As expected, some difficulties and problems were encountered during the creation of the specialized glossary and they could be classified as follows: inequivalence of terms which could either be semantic (existence of one term in the SL, which has two or more equivalent terms in the TL or vice versa, or need for explanation in the TL), or grammatical problems due to cultural issues (which could either be terms that don’t originate in the SL, terms in the TL that are not from English or Spanish, or terms that have no equivalents in the TL) and inequivalence of concepts.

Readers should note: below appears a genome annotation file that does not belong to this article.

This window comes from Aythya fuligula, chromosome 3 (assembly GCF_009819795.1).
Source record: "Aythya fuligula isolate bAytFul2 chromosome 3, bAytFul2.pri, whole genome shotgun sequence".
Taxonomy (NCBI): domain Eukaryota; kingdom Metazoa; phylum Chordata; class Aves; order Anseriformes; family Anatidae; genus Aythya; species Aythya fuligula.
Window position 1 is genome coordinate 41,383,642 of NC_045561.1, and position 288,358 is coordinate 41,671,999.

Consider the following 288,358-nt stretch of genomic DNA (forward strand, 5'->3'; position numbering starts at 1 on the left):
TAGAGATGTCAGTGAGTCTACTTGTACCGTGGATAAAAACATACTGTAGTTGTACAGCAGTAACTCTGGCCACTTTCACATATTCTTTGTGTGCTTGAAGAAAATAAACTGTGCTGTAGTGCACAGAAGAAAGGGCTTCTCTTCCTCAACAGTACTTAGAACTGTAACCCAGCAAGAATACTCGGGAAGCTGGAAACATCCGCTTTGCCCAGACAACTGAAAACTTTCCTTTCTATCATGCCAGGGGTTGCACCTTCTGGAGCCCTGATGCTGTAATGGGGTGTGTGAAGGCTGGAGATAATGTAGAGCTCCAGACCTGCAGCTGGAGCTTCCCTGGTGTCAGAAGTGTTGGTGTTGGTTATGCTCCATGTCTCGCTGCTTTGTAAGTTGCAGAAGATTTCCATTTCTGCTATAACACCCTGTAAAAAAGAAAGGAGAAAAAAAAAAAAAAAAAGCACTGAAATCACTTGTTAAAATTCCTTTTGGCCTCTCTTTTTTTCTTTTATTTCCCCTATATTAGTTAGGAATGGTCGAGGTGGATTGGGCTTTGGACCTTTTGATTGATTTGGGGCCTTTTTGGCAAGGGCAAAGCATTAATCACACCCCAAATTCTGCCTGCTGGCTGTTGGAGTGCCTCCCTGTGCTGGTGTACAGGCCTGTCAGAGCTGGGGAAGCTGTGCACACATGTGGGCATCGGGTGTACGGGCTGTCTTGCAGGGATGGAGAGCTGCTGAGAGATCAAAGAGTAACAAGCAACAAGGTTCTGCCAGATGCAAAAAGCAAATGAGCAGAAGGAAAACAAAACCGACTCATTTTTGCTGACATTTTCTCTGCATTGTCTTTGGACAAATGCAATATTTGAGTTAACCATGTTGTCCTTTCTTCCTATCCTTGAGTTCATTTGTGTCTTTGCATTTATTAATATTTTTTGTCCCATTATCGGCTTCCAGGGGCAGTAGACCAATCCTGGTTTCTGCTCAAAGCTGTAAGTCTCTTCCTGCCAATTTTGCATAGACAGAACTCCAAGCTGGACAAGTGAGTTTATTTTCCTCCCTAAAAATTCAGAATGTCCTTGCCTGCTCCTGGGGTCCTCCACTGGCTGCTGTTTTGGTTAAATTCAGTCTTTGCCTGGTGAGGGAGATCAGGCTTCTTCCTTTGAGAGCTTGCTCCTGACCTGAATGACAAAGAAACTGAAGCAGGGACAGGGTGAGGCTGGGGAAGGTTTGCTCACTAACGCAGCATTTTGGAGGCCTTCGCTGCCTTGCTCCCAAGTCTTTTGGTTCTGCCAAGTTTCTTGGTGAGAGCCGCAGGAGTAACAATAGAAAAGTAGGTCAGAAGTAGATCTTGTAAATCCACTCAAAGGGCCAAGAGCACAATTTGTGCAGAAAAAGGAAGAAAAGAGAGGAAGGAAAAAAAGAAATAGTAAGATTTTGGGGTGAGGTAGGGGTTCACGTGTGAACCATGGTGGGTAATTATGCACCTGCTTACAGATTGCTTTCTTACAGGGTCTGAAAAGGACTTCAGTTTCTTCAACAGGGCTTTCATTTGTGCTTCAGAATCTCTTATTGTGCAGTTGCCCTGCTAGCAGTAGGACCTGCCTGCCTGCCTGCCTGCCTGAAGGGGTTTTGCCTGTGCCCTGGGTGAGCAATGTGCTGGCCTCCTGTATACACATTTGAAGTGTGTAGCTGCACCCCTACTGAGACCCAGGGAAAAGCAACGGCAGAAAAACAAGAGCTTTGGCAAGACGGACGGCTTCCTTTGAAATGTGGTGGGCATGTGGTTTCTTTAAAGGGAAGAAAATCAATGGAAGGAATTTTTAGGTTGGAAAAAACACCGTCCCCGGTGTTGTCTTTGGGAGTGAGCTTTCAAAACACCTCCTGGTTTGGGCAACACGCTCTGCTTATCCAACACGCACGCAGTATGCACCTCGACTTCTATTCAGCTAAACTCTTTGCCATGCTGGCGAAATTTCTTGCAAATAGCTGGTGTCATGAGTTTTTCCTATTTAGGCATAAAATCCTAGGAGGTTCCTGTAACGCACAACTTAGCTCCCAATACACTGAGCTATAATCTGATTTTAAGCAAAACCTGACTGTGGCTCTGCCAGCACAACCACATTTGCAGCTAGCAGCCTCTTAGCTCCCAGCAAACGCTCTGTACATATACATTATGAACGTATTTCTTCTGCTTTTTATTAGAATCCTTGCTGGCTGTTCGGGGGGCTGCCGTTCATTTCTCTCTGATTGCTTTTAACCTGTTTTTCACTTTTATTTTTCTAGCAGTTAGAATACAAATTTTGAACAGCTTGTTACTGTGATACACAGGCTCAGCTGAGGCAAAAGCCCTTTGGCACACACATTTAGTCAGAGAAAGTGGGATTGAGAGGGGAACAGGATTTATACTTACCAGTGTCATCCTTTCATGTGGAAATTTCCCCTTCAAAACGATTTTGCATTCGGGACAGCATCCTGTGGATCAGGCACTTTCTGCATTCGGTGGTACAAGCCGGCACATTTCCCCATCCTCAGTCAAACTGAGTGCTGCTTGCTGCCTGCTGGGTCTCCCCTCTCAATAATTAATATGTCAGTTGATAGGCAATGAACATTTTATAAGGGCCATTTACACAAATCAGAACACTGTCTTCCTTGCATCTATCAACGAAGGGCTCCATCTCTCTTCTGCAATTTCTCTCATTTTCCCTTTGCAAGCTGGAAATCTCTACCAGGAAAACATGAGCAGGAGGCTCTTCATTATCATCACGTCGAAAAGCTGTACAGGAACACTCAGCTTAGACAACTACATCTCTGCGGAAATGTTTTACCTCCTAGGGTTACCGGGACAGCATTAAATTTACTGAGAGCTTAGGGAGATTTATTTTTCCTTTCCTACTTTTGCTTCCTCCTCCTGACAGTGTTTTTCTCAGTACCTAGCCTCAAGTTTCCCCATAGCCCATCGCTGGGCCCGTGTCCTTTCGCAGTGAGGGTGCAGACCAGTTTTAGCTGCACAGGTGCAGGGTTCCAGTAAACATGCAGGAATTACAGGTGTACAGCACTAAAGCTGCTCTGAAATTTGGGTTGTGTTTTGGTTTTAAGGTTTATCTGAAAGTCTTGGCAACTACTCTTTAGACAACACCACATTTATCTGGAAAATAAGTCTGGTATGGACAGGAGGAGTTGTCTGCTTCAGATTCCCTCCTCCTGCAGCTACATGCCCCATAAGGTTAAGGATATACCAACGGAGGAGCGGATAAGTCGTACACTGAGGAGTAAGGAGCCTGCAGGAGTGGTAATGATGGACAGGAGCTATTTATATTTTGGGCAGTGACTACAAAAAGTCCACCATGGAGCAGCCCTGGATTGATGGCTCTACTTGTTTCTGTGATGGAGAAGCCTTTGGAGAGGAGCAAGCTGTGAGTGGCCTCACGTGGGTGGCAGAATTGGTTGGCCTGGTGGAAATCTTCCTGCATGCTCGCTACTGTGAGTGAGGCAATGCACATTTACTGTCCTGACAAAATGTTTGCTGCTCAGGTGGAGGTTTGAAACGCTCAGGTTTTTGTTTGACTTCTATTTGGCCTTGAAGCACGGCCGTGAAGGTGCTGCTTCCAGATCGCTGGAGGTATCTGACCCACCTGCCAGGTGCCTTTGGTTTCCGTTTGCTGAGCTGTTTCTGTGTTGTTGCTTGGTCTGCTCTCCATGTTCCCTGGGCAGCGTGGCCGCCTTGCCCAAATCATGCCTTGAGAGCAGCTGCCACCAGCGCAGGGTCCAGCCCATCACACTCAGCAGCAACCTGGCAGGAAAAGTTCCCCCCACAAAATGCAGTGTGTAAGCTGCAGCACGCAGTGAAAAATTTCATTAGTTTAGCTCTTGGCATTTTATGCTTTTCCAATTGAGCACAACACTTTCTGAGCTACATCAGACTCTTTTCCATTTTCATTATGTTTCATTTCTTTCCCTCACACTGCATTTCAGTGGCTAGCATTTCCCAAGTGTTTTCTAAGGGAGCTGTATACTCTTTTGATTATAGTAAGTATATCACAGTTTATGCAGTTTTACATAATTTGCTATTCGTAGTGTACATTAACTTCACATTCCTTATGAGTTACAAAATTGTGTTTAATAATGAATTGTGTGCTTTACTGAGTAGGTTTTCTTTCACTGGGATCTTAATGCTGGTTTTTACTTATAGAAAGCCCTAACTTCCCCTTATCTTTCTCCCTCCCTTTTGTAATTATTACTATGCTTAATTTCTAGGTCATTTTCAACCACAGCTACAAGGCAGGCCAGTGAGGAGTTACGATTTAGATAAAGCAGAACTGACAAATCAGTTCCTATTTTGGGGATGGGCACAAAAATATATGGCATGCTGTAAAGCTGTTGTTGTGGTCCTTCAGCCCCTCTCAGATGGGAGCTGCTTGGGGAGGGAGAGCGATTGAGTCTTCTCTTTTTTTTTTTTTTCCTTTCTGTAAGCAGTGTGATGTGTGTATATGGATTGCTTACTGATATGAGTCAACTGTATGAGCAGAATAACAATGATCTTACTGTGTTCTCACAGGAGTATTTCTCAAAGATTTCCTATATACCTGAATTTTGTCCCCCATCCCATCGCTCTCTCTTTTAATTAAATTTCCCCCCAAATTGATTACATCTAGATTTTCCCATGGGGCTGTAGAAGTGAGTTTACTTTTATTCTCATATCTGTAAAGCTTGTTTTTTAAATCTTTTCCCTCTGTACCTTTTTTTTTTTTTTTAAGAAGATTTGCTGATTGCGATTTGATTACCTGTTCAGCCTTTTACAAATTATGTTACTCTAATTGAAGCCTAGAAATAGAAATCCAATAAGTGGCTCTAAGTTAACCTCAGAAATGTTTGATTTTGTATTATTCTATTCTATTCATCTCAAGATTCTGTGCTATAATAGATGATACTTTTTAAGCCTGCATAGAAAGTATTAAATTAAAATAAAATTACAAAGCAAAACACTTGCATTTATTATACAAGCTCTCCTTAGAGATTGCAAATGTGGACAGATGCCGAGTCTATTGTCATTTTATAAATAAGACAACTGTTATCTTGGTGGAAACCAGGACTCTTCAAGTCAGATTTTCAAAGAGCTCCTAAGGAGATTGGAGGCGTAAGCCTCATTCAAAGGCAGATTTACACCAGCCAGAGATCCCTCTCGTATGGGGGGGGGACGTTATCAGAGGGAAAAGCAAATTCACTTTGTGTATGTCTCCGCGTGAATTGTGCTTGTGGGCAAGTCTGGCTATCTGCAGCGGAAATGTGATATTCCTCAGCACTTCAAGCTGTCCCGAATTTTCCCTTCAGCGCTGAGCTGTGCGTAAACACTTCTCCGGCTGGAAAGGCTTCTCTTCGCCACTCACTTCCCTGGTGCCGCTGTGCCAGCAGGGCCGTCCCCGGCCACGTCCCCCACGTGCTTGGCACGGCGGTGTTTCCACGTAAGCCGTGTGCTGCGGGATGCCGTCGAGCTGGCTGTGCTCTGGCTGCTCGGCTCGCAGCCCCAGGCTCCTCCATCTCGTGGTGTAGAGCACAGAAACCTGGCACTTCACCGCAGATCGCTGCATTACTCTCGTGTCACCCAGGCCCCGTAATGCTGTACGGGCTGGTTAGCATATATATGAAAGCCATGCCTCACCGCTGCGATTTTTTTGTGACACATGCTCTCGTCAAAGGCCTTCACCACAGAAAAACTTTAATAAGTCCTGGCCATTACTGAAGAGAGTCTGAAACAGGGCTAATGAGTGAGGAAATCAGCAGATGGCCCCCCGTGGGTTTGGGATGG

To solve these issues, ample researchwas performed and documentation was prepared, and important decisions were made. For example, to address the issue of semantic inequivalence of terms, the Spanish term was used in English for the second meaning expressed by the entry term. At times, two or three entries appeared in the glossary or, when both terms exist but they do not share the same concept, different terms were chosen as equivalent. If one term exists in the SL but two or more in the TL or vice versa, those terms are treated as synonyms. If there are two terms that are grammatically inequivalent but they share the same meaning, they were entered as equivalent in the glossary. To solve problems due to cultural issues, reference was made to other languages (such as Italian, French, and Latin), and sometimes the term was used as is, without any translation but giving a definition in English or in Spanish or from previous editions of English or Spanish Dictionaries. As for the existence of concept inequivalence for either the Spanish or English term or both, that is, for terms that exist in the corpus but they have different meanings, it was decided to have two entries of the same term in the glossary. Furthermore, there are terms in the glossary that were not translated into the target language; these were Spanish terms that made reference to the different olive varieties such as arbequina, cornicabra, empeltre, farga, hojiblanca, lechín, picual, and picudo. Additionally, some general or scientific terms were included in this specialized glossary because they appeared more than three times and their definitions were also in the corpus. Examples of these terms are capacho, agrio, sweeet, ácido oleico, polyunsaturated fatty acids, among others.